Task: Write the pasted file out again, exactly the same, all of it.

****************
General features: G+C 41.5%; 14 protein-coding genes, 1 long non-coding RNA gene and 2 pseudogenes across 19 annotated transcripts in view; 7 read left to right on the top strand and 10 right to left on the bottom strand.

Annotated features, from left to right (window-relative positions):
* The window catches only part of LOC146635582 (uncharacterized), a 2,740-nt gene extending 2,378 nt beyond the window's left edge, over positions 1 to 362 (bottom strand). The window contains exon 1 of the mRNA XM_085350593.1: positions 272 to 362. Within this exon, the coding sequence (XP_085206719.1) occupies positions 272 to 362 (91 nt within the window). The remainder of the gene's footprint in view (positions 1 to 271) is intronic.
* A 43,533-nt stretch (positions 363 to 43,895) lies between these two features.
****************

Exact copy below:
General features: G+C 41.5%; 14 protein-coding genes, 1 long non-coding RNA gene and 2 pseudogenes across 19 annotated transcripts in view; 7 read left to right on the top strand and 10 right to left on the bottom strand.

Annotated features, from left to right (window-relative positions):
* The window catches only part of LOC146635582 (uncharacterized), a 2,740-nt gene extending 2,378 nt beyond the window's left edge, over positions 1 to 362 (bottom strand). The window contains exon 1 of the mRNA XM_085350593.1: positions 272 to 362. Within this exon, the coding sequence (XP_085206719.1) occupies positions 272 to 362 (91 nt within the window). The remainder of the gene's footprint in view (positions 1 to 271) is intronic.
* A 43,533-nt stretch (positions 363 to 43,895) lies between these two features.